APPAM Fall Conference Goes Online
November 17, 2020
The 42nd annual fall APPAM Research Conference may have been virtual, but that didn't stop Pardee RAND students, alumni, and faculty (and RAND researchers) from having a real presence.
The Multiplier Effect
Several panels and conference events included multiple Pardee RAND and RAND participants — and several participants appeared on multiple panels.
A pre-conference student resources panel on Tuesday featured Rachel M. Perera (cohort '16) as moderator. Confronting Structural Racism in Policy Research also included Prof. Nancy Lopez and RAND researcher Jhacova Williams were speakers. (Perera also presented her own paper, "Examining Federal Investigations of Racial Discrimination in School Discipline," at the Thursday panel Criminal Justice and School Discipline. Additionally, Lopez was a speaker in the Super Session Policy Analysis and Racial Justice: Are New Approaches Needed?.)
On Wednesday, the panel Assessing the Long-Term Implications of Policies to Target Obesity included two students and a RAND researcher. PhuongGiang Nguyen (cohort '14) presented "Predicting Long-Term Impact of Sugar-Sweetened Beverage Taxes on Population Health: A Microsimulation Approach"; Rushil Zutshi (cohort '17) presented "Microsimulation of Obesity Interventions on Cardiometabolic Health Disparities in the United States" (coauthored by PhuongGiang); and researcher Tadeja Gracner presented "The Long-Term Value of Bariatric Surgery Interventions for American Adults with Type 2 Diabetes Mellitus."
Also on Wednesday, the panel Cannabis Regulation and Consequences featured alum Greg Midgette (cohort '09), presenting "Understanding the Effect of Recreational Cannabis Outlets on Neighborhood Crime." Prof. Rosalie Liccardo Pacula presented "Impact of Marijuana Legalization on Psychosis Related Healthcare Encounters," and Prof. Rosanna Smart presented "Sales Limits for Recreational Cannabis Use in U.S. States."
(Midgette and Pacula also teamed up as discussants on Friday for the panel Evaluating the Impact of Marijuana Liberalization Laws and Policies in the United States on the Criminal Justice System; Smart presented "Changes in Firearm Mortality Following the Implementation of State Laws Regulating Firearm Access and Use" in the Friday panel Policy Analysis in Areas with Limited Data and chaired the panel The Changing Face of the Opioid Problem and Responses.)
Alum Jodi Liu (cohort '12) served as discussant for the Wednesday panel Maintaining Enrollment in the Health Insurance Marketplaces: Lessons Learned from the States and the Federally-Facilitated Marketplace. She presented "Public Options for Individual Health Insurance: Assessing the Effects of Four Public Option Alternatives" in the Thursday panel State Options to Tighten or Expand Coverage Eligibility under the ACA.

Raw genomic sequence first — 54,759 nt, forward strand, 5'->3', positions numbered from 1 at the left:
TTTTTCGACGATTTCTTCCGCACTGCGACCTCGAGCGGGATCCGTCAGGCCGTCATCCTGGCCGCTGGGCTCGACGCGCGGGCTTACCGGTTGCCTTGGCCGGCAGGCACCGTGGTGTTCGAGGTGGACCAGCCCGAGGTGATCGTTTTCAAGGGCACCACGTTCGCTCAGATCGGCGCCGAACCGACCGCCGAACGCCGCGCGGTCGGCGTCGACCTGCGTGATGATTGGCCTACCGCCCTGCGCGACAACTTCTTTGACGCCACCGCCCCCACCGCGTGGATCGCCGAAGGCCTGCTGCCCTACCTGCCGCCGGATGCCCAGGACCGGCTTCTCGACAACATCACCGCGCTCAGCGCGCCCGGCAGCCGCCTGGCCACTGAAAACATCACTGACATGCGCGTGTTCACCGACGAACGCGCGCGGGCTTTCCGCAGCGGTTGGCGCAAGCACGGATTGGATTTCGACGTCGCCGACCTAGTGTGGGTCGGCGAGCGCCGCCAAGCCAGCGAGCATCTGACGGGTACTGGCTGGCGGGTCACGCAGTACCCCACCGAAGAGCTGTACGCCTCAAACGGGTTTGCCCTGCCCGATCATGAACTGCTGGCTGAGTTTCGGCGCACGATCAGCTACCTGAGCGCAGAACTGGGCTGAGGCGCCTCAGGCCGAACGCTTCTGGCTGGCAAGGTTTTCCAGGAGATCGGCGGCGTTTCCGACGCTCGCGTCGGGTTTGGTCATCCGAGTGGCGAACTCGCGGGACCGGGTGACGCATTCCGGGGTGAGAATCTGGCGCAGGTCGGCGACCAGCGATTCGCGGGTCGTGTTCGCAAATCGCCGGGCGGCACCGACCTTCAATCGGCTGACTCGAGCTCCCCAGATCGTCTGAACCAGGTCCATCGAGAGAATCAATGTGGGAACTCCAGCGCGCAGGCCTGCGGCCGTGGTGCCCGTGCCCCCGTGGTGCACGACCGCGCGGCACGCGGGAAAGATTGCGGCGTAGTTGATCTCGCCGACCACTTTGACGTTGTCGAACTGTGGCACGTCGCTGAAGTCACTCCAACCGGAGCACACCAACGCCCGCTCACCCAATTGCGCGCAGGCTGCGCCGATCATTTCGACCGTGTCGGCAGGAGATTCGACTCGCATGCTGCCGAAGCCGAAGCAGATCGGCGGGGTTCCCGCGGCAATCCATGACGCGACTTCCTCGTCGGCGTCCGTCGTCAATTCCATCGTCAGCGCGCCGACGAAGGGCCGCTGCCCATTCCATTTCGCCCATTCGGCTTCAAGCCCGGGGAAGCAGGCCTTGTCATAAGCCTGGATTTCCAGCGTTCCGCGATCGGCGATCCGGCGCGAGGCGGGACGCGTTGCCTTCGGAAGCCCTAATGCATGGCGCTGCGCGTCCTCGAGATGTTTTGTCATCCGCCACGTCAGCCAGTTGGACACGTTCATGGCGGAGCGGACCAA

Prof. Lynn Karoly appeared as a speaker at the Wednesday roundtable Is There a Path to Reliable Benefit-Cost Analysis in Education? and on Thursday presented her paper "Estimating the Full Cost of Quality Pre-K" on the panel Benefits and Costs of Early Childhood Education.
Two faculty members participated in Wednesday's panel The Importance of Evaluating Teacher Supports and Classroom Quality If Early Childhood: Prof. Jill S. Cannon chaired the panel, and Prof. Celia J. Gomez presented "Do Early Care and Education Programs Improve When Enrolled in Quality Rating and Improvement Systems? Longitudinal Evidence from One System."
On Thursday, alum Etienne Rosas (cohort '14) presented "Assessing the Impact of Municipal Government Capacity on Damages and Recovery following Hurricane Maria in Puerto Rico" as part of the panel Understanding Challenges and Opportunities for Improving Government Responses to Extreme Events; RAND researcher Patrick Roberts served as the panel's chair.
Additionally, alum Erin Duffy (cohort '15) was the discussant for the panel Employers As Purchasers of Health Benefits; RAND researcher Christopher Whaley was the panel organizer and also presented his paper, "Where Are Employer-Sponsored Health Plans on the Spectrum of Value-Based Payment for Hospital Care?"
(Duffy also presented her own paper, "Commercial and Medicare Advantage Payment for Anesthesiology Services," at the Friday panel Medicare Advantage and Medicare Payment Policy; Whaley presented "The Effects of Hospital-Physician Integration on Referral Patterns for Diagnostic Tests and Procedures" at the Thursday panel Does Health Care Consolidation Matter? Assessing the Effects and Examining Emerging Models and was discussant for the Friday panel Behavioral Responses to Price and Quality Transparency Initiatives.)
Prof. Philip Armour presented "Exploring the Health and Economic Status of Older Veterans with the Health and Retirement Study Matched to Veterans Health Administration Healthcare Records"—which was coauthored by student Jamie Ryan (cohort '17)—in the panel Panel: Health and Economic Outcomes of Older Americans, and RAND researcher Stephanie Rennane was the panel's discussant.
Prof. Matthew D. Baird served as discussant for the panel Uncle Sam Wants You!: Using Military Data to Study Policy Issues on Thursday and presented "Sector-Specific Adult Education for Screened Disadvantaged Workers: RCT Evidence on Employment, Earnings and Industry" at the panel Unpacking Mixed and Unexpected Impacts of Workforce Exposure and Development Programs: Evidence from Three Randomized Controlled Trials on Friday.